ry conspicuous person is supposed to have been This system also gives to the elder boys an absurd educated at public schools ; and there are scarce. and perícious opinion of their own importance, which ly any means (as it is imagined) of making an actual is often with difficulty effaced by a considerable com comparison ; and yet, great as the rage is, and long merce with the world. The head of a public school is has been, for public schools, it is very remarkgenerally a very conceited young man, utterly ignorant able, that the most eminent men in every art and of his own dimensions, and losing all that habit of science have not been educated at public schools ; and

this is true, even if we include, in the term of public * A public school is thought to be the best cure for the inso schools, not only Eton, Winchester, and Westminster, lence of youthful aristocracy. This insolence, however, is not but the Charter-House, St. Paul's School, Merchant a little increased by the homage of masters, and would soon Tailors', Rugby, and every school in England, at all meet with its natural check in the world. There can be no conducted upon the plan of the three first. The great occasion to bring five hundred boys together to teach a young schools of Scotland we do not call public schools; benobleman that proper demeanor which he would learn so much better from the first English gentleman whom he might cause, in these, the mixture of domestic life gives to think proper to insult.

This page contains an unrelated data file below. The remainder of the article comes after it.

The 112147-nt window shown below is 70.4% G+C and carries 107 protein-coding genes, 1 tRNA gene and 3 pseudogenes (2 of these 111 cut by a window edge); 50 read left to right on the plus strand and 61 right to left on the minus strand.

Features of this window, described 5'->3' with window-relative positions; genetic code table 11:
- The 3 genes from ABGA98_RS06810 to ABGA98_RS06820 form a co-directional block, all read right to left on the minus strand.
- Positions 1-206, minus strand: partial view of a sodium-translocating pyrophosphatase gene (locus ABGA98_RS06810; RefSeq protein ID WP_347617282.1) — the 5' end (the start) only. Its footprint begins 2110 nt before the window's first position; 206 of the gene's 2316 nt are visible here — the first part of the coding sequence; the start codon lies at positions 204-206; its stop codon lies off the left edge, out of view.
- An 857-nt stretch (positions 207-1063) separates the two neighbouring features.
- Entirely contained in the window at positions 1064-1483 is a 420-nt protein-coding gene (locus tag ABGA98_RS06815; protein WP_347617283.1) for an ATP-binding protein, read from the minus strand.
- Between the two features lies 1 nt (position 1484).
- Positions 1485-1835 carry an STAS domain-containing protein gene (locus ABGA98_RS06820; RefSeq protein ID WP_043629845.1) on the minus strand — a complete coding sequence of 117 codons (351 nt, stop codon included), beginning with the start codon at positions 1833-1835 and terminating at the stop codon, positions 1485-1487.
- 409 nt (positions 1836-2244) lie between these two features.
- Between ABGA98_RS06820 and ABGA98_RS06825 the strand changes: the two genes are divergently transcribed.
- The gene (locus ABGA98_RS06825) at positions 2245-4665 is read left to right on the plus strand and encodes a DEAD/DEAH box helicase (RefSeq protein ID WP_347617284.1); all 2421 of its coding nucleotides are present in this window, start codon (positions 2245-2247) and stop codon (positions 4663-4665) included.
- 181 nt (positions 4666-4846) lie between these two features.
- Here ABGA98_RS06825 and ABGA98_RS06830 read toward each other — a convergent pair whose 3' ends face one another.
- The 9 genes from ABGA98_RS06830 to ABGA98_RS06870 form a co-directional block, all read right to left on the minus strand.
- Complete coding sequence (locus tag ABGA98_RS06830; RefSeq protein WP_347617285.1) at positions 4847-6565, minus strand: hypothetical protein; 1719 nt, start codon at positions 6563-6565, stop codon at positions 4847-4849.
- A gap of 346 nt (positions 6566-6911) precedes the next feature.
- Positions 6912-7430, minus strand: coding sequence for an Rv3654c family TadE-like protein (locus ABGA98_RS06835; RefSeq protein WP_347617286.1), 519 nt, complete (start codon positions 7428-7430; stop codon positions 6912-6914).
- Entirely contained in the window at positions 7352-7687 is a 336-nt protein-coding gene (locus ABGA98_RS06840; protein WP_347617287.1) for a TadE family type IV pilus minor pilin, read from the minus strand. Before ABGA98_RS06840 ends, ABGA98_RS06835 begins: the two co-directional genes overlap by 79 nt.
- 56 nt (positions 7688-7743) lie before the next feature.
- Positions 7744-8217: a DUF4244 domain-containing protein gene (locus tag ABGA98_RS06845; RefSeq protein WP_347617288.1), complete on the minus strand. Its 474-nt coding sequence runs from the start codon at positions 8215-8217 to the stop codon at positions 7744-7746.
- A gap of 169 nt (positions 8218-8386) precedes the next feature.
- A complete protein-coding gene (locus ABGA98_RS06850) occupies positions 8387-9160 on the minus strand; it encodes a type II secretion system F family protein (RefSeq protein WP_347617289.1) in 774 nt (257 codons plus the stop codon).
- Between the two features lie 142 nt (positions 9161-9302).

them a widely different character. Spenser, Pope,

Shakspeare, Butler, Rochester, Spratt, Parnell, Garth, did, and to lavish care upon those who would almost Congreve, Gay, Swift, Thompson, Slicnstone, Aken thrive without any cure at all. A public school does side, Goldsmith, Samuel Johnson, Beaumoni and this effectually; but it commonly leaves the idle Fletcher, Ben Jonson, Sir Philip Sydney, Savage, almost as idle, and the dull almost as dull, as it found Arbuthnot, and Burns, among the poets, were not them. It disdains the tedious cultivation of those edicated in the system of English schools. Sir Isaac middling talents of which only the great inass of Newton, M telaurin, Wallis, Hamstead, Saunderson, huinan beings are possessed. When a strong desire Simpson, and Napier, among men of science, were not of improvement exists, it is encouraged, but no pains educated at public schools. The three best historians are taken to inspire it. A boy is cast in among five that the English language has produced, Clarendon, or six hundred other boys, and is left to form his own Hame, and Robertson, were not educated at public character ;-if his love of knowledge survives this schools. Public schools have done little in England severe trial, it, in general, carries him very far: and, for the fine arts-as in the examples of Inigo Jones, upon the same principle, a savage, who grows up to Vanbrugh, Reynolds, Gainsborough, Garrick, &c. manhood, is, in general, well made, and free from all The great medical writer and discoverers in Great bodily defects ; not because the severities of such a Britain, Harvey, Cheselden, Hunter, Jenner, Meade, state are favourable to animal life, but because they Brown, and Cullen, were not educated at public are so much the reverse, that none but the strongest schools. Of the great writers on morals and meta can survive them.